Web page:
*And the second part where she says "And if the book will be too difficult for grown-ups, then you write it for children,” but that's a whole other topic for another blog.

Friday, January 08, 2010

Review: Liar by Justine Larbalestier

Micah is a compulsive liar, we know that from the start. We do not know why she lies, or when. We do not know what mysterious disease her family has and hides. And most importantly, we do not know what happens to her boyfriend Zach who has gone missing and is later found to be murdered (on page 5, not a spoiler). This novel is a psychological thriller and a journey to find the truth, something Micah has had trouble with before.

It's really hard to write a synopsis of the story without giving anything big away, so I am going to leave it at that. I will also do my best to keep this review free of spoilers from here on out. I think the biggest thing about this book is the fact that Micah is a very unreliable narrator. Everything she tells us must be questioned, from the smallest of things to the existence of some of the characters. You will suspect her and you will feel betrayed by her and you will wonder if she's crazy. The thing is, though, that Micah is such a beautifully written character that we want to believe her, despite how many times she lies to us. We will go along with what she says and get wrapped up in the story only to fall for one of her tricks--and she will trick you. At the end of the novel you're left wondering what was real and what she lied about, or if any of it was real at all. Another brilliant thing that Larbalestier does is set up the novel in 3 different sections, each of these with smaller parts broken into Before, After, School History, Family History, and History of Me. In this way it feels as if Micah is organizing the facts--or rather, her thoughts depending in which interpretation you end up taking. It's a different way to read but it works so well for this novel. While reading I found myself finding some aspects a little too much (I can't even say, it's the biggest spoiler), but then I realized that this could be a lie as well. Whatever this book was, it was compelling and it made me think. On a few occasions since finishing Liar last week I've caught myself thinking about different things and honestly, I'm not sure what I believe about this story, except that it was an interesting read and I enjoyed it. Larbalestier has woven quite the novel that will keep you guessing from start to finish.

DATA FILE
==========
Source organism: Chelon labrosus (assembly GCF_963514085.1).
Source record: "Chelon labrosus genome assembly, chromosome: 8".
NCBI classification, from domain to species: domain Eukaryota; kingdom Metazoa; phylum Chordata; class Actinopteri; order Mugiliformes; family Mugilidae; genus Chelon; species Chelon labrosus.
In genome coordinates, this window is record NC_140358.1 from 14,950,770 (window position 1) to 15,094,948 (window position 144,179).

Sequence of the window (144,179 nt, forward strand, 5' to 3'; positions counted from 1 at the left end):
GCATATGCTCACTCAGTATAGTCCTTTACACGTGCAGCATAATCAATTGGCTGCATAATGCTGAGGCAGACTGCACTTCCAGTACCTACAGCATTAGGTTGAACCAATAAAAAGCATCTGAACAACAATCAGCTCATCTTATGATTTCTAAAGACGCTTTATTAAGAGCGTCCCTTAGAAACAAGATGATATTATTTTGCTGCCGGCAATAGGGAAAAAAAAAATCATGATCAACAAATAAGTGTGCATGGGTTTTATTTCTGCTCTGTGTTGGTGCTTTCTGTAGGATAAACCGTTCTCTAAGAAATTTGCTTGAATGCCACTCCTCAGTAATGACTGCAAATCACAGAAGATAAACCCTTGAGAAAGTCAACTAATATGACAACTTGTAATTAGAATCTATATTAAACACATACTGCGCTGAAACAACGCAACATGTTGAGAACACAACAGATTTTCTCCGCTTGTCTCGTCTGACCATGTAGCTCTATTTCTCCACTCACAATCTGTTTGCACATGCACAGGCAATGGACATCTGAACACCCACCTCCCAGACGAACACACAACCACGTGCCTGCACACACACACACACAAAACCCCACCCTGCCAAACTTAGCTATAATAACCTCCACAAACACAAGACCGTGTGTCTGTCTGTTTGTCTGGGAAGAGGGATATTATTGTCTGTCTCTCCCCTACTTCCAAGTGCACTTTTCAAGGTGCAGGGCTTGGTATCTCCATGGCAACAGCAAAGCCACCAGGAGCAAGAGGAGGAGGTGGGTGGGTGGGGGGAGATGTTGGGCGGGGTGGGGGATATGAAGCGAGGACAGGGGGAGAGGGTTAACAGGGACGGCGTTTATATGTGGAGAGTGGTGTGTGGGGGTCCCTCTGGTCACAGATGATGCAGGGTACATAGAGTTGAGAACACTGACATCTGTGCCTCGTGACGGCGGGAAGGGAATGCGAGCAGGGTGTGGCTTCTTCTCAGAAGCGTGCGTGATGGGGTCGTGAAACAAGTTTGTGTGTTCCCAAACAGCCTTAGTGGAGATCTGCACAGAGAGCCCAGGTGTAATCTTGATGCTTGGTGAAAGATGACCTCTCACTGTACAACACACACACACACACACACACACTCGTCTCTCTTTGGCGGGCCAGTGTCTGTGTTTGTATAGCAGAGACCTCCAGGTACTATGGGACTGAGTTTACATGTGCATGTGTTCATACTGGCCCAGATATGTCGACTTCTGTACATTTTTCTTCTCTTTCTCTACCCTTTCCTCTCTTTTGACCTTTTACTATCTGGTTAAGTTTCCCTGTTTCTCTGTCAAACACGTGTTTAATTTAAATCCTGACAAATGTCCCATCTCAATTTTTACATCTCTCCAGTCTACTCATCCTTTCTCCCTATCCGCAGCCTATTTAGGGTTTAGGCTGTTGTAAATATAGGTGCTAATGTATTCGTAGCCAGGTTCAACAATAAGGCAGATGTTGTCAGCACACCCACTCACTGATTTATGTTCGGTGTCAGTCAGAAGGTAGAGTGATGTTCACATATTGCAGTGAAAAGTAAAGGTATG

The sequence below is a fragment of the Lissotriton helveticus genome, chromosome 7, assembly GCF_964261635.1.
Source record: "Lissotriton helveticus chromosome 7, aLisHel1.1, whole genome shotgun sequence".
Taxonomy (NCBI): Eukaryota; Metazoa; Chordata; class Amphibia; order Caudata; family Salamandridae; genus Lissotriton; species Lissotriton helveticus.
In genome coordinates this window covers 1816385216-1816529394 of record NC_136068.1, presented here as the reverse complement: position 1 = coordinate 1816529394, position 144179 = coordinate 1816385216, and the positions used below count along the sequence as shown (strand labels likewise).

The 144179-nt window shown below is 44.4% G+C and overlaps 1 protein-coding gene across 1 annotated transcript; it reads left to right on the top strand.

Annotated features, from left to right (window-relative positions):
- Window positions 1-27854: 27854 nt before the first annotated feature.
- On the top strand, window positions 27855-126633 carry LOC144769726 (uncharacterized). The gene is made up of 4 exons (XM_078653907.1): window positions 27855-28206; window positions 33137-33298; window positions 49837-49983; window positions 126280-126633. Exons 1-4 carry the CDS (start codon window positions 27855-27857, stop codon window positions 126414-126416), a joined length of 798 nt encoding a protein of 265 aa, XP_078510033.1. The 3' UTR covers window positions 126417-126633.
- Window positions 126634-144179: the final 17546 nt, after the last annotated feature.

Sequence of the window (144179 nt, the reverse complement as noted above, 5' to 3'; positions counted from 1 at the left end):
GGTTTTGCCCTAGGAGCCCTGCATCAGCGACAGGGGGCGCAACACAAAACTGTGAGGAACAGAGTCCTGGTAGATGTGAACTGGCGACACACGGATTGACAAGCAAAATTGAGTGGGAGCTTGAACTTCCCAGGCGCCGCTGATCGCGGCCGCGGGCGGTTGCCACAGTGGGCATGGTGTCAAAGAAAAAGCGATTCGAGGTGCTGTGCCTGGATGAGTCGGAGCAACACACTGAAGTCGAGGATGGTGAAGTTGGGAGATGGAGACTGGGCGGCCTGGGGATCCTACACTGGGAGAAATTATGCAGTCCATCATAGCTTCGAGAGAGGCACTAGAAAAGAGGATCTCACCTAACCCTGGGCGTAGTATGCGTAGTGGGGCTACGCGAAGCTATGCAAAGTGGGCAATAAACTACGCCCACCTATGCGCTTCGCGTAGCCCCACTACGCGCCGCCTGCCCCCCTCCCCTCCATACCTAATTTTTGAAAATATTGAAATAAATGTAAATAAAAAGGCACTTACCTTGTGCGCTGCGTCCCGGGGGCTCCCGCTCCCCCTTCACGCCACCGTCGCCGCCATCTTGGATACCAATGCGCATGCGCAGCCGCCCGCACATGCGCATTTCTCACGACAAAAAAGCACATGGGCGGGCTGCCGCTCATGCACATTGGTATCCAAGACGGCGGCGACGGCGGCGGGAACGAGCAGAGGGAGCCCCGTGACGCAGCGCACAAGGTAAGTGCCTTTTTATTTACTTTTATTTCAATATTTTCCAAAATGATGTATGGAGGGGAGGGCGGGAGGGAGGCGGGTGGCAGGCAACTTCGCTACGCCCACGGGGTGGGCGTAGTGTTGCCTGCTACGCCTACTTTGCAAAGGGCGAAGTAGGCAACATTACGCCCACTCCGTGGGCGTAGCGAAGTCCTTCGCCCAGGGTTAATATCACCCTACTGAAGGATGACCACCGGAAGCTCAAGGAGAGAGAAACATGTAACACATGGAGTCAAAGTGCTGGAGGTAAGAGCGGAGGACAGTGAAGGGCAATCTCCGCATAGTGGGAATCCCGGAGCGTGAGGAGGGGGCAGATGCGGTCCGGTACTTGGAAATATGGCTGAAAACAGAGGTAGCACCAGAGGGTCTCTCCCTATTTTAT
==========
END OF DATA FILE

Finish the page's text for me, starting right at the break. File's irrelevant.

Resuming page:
Reviews are Coming Back!

I posted very little in 2009 and only 2 of these were book reviews, which was the original purpose of this blog. Now, this is not entirely because I wasn't reviewing, it was also because I wasn't reading much either. I was a full time student with two jobs and very little time on my hands, and that's still partly true. Even so, I am opening up the blog for reviews again. My goal is to review every book I read, whether I was in love with it or not. Seeing as I only read nine books last year (seriously, there is something wrong with me, but this is not including comics & manga either), this may not be such a huge task. This is my goal and you can hold me to that.

That said, a review of Justine Larbalestier's Liar will be up later tonight.

Saturday, January 02, 2010

Insomnia: What It Is & How to Deal With It

Despite what WebMD & pharmaceutical companies may lead you to believe, the tiredness you're feeling every now and again may not be insomnia. These days it seems that everyone who is awake at night or is tired in the morning is blaming insomnia for their sleep troubles, and that may not be the case. In a study 23 out of 100 people were found to suffer from insomnia, but what that doesn't tell you is how many suffer from acute or chronic insomnia. What you all are calling insomnia may be a short-term thing or it may just be a lack of sleep or a disturbance in your sleep cycle.

Acute insomnia can last just a few days or be a problem that comes and goes over time. It is caused by stress, pain or discomfort, another medical issue, environmental factors, or a change in your sleep cycle.
Chronic insomnia is long lasting and more severe.

You do not have insomnia if you stay up all night by choice.
You do not have insomnia if you spend the entire night on the internet just because you can.
You do not have insomnia if you wake up tired to your alarm after only four hours of sleep.